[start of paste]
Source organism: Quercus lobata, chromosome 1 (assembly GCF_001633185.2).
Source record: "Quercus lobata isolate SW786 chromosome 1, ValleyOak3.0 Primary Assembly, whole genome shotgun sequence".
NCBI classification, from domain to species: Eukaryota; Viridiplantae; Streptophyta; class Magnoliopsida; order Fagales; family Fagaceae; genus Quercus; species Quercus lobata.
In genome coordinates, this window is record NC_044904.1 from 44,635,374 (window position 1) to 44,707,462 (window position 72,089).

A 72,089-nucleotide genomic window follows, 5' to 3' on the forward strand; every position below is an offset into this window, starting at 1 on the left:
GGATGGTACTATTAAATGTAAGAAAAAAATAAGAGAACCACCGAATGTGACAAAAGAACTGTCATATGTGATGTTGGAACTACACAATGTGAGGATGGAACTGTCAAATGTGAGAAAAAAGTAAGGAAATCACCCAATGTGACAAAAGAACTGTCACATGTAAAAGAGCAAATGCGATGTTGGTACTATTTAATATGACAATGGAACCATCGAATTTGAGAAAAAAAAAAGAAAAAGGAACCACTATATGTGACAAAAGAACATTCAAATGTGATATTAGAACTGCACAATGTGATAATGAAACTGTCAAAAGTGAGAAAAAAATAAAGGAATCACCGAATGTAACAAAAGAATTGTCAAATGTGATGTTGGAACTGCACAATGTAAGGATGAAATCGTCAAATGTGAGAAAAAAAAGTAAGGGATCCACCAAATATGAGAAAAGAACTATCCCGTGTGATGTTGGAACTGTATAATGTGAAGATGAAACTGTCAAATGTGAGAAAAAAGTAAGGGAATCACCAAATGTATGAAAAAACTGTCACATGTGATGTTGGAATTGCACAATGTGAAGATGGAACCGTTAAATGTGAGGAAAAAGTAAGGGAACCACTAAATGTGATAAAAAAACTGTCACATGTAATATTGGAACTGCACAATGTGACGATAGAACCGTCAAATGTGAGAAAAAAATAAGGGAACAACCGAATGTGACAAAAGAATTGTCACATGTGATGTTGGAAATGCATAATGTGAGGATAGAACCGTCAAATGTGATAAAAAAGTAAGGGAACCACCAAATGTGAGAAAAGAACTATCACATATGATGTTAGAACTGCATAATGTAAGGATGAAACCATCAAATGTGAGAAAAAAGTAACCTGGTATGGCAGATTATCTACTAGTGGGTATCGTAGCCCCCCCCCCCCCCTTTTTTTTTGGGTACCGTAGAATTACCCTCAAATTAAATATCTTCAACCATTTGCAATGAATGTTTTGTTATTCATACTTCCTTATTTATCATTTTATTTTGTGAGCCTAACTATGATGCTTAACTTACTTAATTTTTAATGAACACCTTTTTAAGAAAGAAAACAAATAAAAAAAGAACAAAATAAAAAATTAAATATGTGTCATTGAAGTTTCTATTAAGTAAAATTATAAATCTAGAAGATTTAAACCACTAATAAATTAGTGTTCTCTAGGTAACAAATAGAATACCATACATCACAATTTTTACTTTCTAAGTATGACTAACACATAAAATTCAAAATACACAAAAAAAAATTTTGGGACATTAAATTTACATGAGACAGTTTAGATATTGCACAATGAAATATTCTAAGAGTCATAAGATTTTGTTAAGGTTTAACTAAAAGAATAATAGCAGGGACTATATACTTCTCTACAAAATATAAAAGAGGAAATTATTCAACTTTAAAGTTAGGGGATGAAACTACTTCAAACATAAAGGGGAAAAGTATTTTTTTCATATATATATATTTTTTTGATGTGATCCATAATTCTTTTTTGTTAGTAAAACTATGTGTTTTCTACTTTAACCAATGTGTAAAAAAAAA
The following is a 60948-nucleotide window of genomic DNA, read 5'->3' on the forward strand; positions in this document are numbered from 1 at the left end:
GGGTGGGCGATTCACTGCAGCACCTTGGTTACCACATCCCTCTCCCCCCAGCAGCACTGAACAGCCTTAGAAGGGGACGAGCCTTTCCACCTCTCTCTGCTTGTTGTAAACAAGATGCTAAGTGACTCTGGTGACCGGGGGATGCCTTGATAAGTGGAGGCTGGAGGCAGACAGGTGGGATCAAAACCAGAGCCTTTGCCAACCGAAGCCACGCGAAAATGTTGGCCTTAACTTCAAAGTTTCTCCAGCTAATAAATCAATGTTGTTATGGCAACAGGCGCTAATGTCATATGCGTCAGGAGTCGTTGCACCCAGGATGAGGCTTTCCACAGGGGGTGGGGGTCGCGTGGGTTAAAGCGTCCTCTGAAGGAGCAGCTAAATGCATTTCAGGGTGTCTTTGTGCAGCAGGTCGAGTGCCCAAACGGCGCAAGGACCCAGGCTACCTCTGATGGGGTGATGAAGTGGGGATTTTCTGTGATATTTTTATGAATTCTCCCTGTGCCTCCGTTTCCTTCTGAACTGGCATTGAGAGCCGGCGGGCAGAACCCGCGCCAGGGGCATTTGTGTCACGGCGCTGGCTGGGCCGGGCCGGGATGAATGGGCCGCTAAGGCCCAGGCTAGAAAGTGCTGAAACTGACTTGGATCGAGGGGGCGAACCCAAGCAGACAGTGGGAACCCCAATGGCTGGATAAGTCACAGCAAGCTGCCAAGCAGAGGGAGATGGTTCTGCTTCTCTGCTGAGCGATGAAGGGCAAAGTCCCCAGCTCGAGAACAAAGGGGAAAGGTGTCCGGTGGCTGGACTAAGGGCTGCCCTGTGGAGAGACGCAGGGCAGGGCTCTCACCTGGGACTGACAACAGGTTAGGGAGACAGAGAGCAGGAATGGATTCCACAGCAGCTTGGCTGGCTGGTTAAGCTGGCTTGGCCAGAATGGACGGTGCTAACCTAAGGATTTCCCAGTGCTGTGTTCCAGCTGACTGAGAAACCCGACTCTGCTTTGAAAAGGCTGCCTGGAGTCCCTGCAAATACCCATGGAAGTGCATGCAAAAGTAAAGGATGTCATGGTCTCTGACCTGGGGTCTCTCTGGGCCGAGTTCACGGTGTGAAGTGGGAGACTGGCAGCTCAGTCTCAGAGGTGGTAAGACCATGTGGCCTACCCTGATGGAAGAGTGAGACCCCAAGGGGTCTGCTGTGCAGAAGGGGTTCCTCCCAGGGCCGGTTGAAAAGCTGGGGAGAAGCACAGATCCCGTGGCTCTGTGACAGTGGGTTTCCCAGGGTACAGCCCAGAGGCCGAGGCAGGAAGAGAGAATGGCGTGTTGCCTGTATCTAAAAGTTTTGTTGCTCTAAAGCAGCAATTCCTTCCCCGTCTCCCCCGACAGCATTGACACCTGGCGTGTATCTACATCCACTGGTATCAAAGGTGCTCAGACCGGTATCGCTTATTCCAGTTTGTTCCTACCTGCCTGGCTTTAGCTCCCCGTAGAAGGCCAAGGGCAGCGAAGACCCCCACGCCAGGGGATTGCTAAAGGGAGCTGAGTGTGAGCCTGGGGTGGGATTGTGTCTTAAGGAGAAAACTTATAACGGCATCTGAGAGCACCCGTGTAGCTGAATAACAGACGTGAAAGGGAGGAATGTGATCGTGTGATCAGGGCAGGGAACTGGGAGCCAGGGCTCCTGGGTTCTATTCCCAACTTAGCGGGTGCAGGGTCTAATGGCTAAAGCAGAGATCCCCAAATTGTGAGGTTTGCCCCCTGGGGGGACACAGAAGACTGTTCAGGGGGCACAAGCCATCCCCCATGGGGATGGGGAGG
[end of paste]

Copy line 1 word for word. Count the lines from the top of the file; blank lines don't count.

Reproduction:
Source organism: Quercus lobata, chromosome 1 (assembly GCF_001633185.2).